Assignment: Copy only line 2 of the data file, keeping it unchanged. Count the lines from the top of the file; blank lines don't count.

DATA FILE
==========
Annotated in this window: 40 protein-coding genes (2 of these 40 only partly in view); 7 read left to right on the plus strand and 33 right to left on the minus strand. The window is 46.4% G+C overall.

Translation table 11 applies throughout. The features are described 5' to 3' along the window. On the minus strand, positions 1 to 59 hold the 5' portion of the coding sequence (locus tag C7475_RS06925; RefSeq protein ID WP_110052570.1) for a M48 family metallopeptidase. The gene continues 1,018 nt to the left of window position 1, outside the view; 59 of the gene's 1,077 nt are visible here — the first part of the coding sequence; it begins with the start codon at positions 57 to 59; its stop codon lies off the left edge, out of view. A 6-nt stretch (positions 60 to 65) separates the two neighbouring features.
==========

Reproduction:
Translation table 11 applies throughout. The features are described 5' to 3' along the window. On the minus strand, positions 1 to 59 hold the 5' portion of the coding sequence (locus tag C7475_RS06925; RefSeq protein ID WP_110052570.1) for a M48 family metallopeptidase. The gene continues 1,018 nt to the left of window position 1, outside the view; 59 of the gene's 1,077 nt are visible here — the first part of the coding sequence; it begins with the start codon at positions 57 to 59; its stop codon lies off the left edge, out of view. A 6-nt stretch (positions 60 to 65) separates the two neighbouring features.